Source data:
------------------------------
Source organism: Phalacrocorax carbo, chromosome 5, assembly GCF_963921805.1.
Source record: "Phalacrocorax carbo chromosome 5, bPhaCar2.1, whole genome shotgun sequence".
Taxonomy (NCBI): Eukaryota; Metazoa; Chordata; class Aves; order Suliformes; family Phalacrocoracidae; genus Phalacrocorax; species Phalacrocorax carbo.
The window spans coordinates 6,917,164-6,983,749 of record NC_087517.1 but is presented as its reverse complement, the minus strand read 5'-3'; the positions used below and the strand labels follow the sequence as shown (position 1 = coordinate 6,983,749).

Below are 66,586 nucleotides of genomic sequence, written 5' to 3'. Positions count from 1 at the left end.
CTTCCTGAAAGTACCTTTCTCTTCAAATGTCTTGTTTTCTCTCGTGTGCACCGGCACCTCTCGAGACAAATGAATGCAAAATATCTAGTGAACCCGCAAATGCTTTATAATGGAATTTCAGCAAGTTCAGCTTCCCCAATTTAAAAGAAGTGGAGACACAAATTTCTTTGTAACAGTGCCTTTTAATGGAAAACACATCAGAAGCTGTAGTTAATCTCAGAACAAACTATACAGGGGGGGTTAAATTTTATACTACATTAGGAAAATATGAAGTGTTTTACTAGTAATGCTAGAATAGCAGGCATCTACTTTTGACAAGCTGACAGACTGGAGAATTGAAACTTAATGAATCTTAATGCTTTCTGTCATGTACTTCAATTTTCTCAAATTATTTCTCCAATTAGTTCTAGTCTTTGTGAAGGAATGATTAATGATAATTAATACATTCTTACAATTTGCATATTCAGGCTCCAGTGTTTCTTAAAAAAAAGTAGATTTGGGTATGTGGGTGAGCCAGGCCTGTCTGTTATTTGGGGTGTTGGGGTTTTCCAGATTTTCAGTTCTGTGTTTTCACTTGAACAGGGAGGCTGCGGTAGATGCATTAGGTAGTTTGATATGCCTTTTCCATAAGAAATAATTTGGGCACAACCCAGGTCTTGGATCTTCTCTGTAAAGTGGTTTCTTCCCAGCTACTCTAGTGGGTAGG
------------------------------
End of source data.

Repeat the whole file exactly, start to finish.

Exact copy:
Source organism: Phalacrocorax carbo, chromosome 5, assembly GCF_963921805.1.
Source record: "Phalacrocorax carbo chromosome 5, bPhaCar2.1, whole genome shotgun sequence".
Taxonomy (NCBI): Eukaryota; Metazoa; Chordata; class Aves; order Suliformes; family Phalacrocoracidae; genus Phalacrocorax; species Phalacrocorax carbo.
The window spans coordinates 6,917,164-6,983,749 of record NC_087517.1 but is presented as its reverse complement, the minus strand read 5'-3'; the positions used below and the strand labels follow the sequence as shown (position 1 = coordinate 6,983,749).

Below are 66,586 nucleotides of genomic sequence, written 5' to 3'. Positions count from 1 at the left end.
CTTCCTGAAAGTACCTTTCTCTTCAAATGTCTTGTTTTCTCTCGTGTGCACCGGCACCTCTCGAGACAAATGAATGCAAAATATCTAGTGAACCCGCAAATGCTTTATAATGGAATTTCAGCAAGTTCAGCTTCCCCAATTTAAAAGAAGTGGAGACACAAATTTCTTTGTAACAGTGCCTTTTAATGGAAAACACATCAGAAGCTGTAGTTAATCTCAGAACAAACTATACAGGGGGGGTTAAATTTTATACTACATTAGGAAAATATGAAGTGTTTTACTAGTAATGCTAGAATAGCAGGCATCTACTTTTGACAAGCTGACAGACTGGAGAATTGAAACTTAATGAATCTTAATGCTTTCTGTCATGTACTTCAATTTTCTCAAATTATTTCTCCAATTAGTTCTAGTCTTTGTGAAGGAATGATTAATGATAATTAATACATTCTTACAATTTGCATATTCAGGCTCCAGTGTTTCTTAAAAAAAAGTAGATTTGGGTATGTGGGTGAGCCAGGCCTGTCTGTTATTTGGGGTGTTGGGGTTTTCCAGATTTTCAGTTCTGTGTTTTCACTTGAACAGGGAGGCTGCGGTAGATGCATTAGGTAGTTTGATATGCCTTTTCCATAAGAAATAATTTGGGCACAACCCAGGTCTTGGATCTTCTCTGTAAAGTGGTTTCTTCCCAGCTACTCTAGTGGGTAGG